tub shower combo drain/vent question

Discussion in 'Shower & Bathtub Forum & Blog' started by rainy island, Sep 7, 2013.

  1. rainy island

    rainy island New Member

    Sep 3, 2013
    Victoria BC
    Hi there,

    I'm contemplating options for a bathroom renovation and was hoping to get some advice about drain/venting requirements for one of the potential scenarios. While a significant chunk of the job will be DIY, I plan to contract with a licensed plumber for the actual drain/venting work.....not an area where I possess the necessary confidence/competence. I thought I'd seek some advice here first, simply so that my wife and I can narrow down our options.

    The current bathroom is an en-suite in a bungalow. Drain, water, hydronic heating are all easily accessed from the 4 foot crawl underneath and happily, the people who built the house in 1976 met or surpassed the code of the day.....as I've discovered doing other reno's, they took no shortcuts with electrical, heating or plumbing.

    The current bathroom has a shower-in-tub unit, WC and single lav. We are thinking about moving a non-bearing wall and stealing three feet from the bedroom to expand the bathroom so that we could install a separate tub and shower. One option is to install a linear combo tub/shower unit (the type where the tub and shower pan are side by side in an integrated 8 foot acrylic unit).

    The question is whether the two drains off the unit (which are 27 inches apart) could share the same 1 1/2 inch trap and drain and 2 inch vent, or whether they need independent traps?

    I believe I (or more accurately the plumber) still needs to extend the waste line by three feet, move the waste stack and the shared 2 inch vent (which currently vents the tub/shower and WC) at the top of the waste stack into the new wall, but sharing a trap would require one less drain line connection at the stack.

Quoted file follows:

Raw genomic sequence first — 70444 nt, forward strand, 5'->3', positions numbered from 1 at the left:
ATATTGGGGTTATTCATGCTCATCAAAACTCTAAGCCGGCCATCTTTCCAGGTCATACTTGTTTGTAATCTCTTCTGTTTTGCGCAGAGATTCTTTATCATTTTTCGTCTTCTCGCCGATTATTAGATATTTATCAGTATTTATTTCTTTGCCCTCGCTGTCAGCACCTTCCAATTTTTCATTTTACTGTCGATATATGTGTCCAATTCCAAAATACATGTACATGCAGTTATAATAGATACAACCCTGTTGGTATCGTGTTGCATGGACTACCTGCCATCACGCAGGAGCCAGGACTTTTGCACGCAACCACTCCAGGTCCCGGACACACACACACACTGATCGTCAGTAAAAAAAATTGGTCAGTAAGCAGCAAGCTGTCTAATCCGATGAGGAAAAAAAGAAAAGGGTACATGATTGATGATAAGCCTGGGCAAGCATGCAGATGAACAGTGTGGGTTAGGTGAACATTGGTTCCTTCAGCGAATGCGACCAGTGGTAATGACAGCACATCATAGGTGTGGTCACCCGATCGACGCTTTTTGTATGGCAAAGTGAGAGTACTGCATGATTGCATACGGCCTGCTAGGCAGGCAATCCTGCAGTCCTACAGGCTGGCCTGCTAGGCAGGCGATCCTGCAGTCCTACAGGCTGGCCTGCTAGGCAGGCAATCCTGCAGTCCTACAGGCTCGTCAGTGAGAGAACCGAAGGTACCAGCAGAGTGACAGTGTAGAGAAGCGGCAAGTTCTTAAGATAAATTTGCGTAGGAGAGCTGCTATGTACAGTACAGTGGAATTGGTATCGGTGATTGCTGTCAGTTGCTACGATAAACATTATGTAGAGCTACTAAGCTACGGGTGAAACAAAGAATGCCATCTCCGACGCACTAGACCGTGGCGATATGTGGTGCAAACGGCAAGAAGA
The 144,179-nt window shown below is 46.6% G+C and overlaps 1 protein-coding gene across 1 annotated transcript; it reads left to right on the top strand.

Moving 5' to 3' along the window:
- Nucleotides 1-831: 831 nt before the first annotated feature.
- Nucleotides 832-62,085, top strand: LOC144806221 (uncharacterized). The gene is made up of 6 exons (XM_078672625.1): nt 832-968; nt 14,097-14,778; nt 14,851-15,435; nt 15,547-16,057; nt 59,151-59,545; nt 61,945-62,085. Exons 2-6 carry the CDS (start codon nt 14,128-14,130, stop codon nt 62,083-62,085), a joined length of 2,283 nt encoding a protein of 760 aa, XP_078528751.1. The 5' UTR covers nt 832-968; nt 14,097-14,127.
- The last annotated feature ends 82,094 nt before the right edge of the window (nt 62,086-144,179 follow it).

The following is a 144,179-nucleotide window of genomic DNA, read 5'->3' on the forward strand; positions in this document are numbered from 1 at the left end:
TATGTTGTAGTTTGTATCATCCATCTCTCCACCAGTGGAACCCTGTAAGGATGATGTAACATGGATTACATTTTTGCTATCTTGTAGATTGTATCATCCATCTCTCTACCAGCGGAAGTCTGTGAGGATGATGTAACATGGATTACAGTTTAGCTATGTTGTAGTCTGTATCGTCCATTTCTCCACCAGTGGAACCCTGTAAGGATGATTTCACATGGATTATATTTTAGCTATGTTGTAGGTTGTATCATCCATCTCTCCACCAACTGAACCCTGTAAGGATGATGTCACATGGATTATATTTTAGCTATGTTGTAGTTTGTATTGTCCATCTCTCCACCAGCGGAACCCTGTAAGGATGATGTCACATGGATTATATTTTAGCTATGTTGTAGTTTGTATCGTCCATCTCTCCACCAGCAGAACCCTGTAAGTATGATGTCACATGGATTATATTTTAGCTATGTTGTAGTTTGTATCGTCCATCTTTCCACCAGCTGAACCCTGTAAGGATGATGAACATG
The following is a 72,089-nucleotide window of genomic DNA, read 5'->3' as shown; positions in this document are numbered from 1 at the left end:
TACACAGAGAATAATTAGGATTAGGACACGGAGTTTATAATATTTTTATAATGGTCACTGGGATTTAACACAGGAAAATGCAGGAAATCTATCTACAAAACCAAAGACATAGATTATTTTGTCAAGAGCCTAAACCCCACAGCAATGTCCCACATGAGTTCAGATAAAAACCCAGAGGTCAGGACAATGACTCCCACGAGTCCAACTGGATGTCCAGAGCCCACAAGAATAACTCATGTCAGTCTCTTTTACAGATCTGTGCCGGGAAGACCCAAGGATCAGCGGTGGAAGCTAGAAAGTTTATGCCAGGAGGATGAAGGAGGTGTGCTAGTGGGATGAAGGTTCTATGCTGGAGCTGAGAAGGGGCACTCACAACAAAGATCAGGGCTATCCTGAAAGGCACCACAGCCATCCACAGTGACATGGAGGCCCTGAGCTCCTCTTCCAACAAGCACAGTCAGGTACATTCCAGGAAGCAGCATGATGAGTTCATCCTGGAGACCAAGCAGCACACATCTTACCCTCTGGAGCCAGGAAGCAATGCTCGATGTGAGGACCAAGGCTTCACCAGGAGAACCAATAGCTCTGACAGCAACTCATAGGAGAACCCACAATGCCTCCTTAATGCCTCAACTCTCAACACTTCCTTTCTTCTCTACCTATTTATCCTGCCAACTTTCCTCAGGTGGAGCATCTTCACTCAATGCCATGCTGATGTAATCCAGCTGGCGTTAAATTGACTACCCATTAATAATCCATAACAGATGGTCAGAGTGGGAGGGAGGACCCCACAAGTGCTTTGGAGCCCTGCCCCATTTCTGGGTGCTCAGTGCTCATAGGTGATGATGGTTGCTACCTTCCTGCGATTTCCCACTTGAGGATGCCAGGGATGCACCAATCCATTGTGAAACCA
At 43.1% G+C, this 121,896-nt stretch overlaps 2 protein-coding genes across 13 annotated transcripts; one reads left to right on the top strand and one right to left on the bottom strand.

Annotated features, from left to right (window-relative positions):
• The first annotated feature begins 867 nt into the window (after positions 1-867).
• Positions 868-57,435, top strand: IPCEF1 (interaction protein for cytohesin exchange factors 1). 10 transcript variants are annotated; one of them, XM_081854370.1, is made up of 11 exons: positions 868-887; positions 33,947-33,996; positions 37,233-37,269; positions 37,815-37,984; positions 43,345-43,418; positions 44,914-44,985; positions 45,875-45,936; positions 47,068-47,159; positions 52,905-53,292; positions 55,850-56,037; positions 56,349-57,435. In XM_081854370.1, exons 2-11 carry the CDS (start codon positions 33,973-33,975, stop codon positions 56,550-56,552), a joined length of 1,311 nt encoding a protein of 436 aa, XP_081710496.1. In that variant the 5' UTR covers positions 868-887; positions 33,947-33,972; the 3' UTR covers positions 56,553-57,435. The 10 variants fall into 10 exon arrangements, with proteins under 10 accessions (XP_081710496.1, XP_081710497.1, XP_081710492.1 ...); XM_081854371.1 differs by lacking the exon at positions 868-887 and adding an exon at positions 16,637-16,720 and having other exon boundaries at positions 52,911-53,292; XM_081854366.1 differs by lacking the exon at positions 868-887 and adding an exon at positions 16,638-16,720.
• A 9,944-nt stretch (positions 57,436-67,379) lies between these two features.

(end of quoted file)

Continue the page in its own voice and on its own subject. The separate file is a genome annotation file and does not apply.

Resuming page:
From a code perspective, I'm in Victoria BC, and for the record, it is raining.


  2. Terry

    Terry Administrator Staff Member

    Aug 17, 2004
    Bothell, Washington
    Code doesn't allow putting those two fixtures into one trap.

    I saw a similar remodel where the handyman had done that. When the tub drained, black goo came up in the shower pan.

    The walls will be out for this remodel. Figure out a way to install a vented trap for each fixture. You could get by with a double fixture fitting perhaps and use one vent, but it's not a big deal to come up with two vents and revent higher up either.
    ABS or PVC pipe and fittings hardly cost anything.
    Last edited: Sep 7, 2013
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  4. rainy island

    rainy island New Member

    Sep 3, 2013
    Victoria BC
    Thanks for the quick reply Terry. I agree that the additional cost is minimal. Not surprisingly, your advice makes a whole lot of sense.

    Thanks again

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